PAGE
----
Read the article and learn about:
- Why regulations require increasing data transparency at all levels
- Why data transparency starts from within the organization
- How meeting transparency demands can generate business benefits
- Why taking a long-term strategic approach to regulatory IT solutions is necessary to reap business benefits
- The benefits of an IBOR-based integrated solution
Head of Regulatory Center of Excellence, SimCorp
Product Manager for Regulatory Solutions, SimCorp
About the authors
Carsten has headed up Legal Practices, the nucleus of the Regulatory Center of Excellence, since 2008. Since then the team has designed, built, and coordinated the deployment of regulatory-driven solutions to clients across SimCorp’s Market Units. Before joining SimCorp in 2005, Carsten consulted leading German financial institutions. Carsten holds a degree in Economics from the University of Mannheim in Germany.
Gernot Schmidt, Product Manager for Regulatory Solutions, SimCorp
Gernot Schmidt has 14 years’ experience working in SimCorp. He gained broad product and client knowledge from presales roles in Germany, UK, and North America before becoming a product manager for Regulatory Solutions.
The global financial industry has faced a large amount of new regulations during the last 10 years and will continue to do so. These regulations will continue to put new requirements on investment management firms’ IT solutions. Tight deadlines and several updates to the regulations seen so far have caused many firms to opt for short-term tactical IT solutions to meet compliance deadlines. However, tactical solutions tend to live longer than initially planned and to be costly as neither operational efficiency nor upgradability were prioritized when chosen. If you instead take a long-term strategic approach to regulatory compliance, this can translate into additional business value and competitive advantage.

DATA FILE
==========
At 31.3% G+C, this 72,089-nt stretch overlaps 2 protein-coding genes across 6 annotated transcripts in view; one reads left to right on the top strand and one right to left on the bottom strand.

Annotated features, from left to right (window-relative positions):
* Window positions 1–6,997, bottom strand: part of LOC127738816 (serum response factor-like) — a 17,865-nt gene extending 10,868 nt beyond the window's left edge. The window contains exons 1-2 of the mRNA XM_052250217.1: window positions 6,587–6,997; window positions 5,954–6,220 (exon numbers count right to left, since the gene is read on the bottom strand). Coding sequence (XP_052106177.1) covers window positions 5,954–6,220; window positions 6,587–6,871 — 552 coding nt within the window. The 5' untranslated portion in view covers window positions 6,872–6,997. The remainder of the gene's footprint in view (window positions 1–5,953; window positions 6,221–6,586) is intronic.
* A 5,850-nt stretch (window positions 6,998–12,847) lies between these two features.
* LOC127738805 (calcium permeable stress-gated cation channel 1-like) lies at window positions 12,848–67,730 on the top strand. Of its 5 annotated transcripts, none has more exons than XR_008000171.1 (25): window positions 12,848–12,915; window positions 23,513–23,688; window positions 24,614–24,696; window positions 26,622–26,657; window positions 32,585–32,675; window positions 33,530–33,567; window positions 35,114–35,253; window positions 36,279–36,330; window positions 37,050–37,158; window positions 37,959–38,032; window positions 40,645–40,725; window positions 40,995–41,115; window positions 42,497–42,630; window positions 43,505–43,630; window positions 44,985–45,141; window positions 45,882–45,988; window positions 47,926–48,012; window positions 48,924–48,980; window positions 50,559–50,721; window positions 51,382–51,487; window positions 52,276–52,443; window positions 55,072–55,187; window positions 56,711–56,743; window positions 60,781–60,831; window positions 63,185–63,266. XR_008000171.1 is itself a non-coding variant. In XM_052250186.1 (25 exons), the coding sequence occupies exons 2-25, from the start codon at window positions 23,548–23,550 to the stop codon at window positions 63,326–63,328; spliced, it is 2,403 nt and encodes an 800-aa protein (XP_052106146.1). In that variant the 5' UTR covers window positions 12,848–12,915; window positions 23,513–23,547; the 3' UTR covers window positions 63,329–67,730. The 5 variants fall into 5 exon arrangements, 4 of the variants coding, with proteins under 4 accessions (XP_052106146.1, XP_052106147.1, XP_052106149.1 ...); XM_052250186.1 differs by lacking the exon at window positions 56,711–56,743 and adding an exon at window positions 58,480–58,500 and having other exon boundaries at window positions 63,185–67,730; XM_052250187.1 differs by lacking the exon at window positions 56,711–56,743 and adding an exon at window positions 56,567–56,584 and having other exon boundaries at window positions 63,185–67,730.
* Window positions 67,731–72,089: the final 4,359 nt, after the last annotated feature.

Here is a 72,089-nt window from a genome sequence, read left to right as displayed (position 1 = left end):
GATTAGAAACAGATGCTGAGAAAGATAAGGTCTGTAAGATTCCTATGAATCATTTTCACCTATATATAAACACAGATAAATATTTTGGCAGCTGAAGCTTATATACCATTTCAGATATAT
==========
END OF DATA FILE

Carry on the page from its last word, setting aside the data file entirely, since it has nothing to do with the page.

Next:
Data transparency starts from within
We hear the word ‘transparency’ regularly. Investors are demanding transparency into their investments and the fees charged. Regulators are demanding increasing transparency in the market, as demonstrated by Solvency II and MiFID II. However, what is often overlooked is the equal importance of creating operational transparency within an investment management firm.
With a raft of regulatory changes taking effect in 2018, from the inclusion of FX into the BCBS-IOSCO Variation Margin Rules, to the recent introduction of the landmark privacy law, GDPR, operational transparency may just be the antidote needed to counteract a continually complex investment management landscape. If we put regulation aside, increasing data volumes, multi-asset class strategies, and the trend of insourcing are all keeping investment managers on their toes just to keep up with the increasing complexity. At the same time, they must adapt their business to operate in a low interest rate, low margin world. But what do these challenges mean in operational terms?
With a raft of regulatory changes taking effect in 2018 … operational transparency may just be the antidote needed to counteract this continually complex investment management landscape.
One approach to tackling the current situation is to operate on a ‘golden master’ or single source of data (truth), which provides full operational transparency in real time to all operational processes. Over the past three years, the market has settled on the term ‘investment book of record’ (IBOR) for this kind of consolidated data architecture underlying investment managers’ operating model. It is no new phenomena; a consolidated investment management system based on an IBOR as the operating model has already been adopted by many investment managers globally. It is, however, taking up, and with good reason as we constantly see demonstrated at our clients.
Regulations have individual transparency goals and requirements
Turning the focus back on regulations, EMIR, MiFID II, SFTR, and Solvency II all aim to increase transparency into how markets work and how risk is allocated between the various financial industry players. However, as each regulation has a unique scope and specific requirements, it’s worth looking at the similarities and differences between them.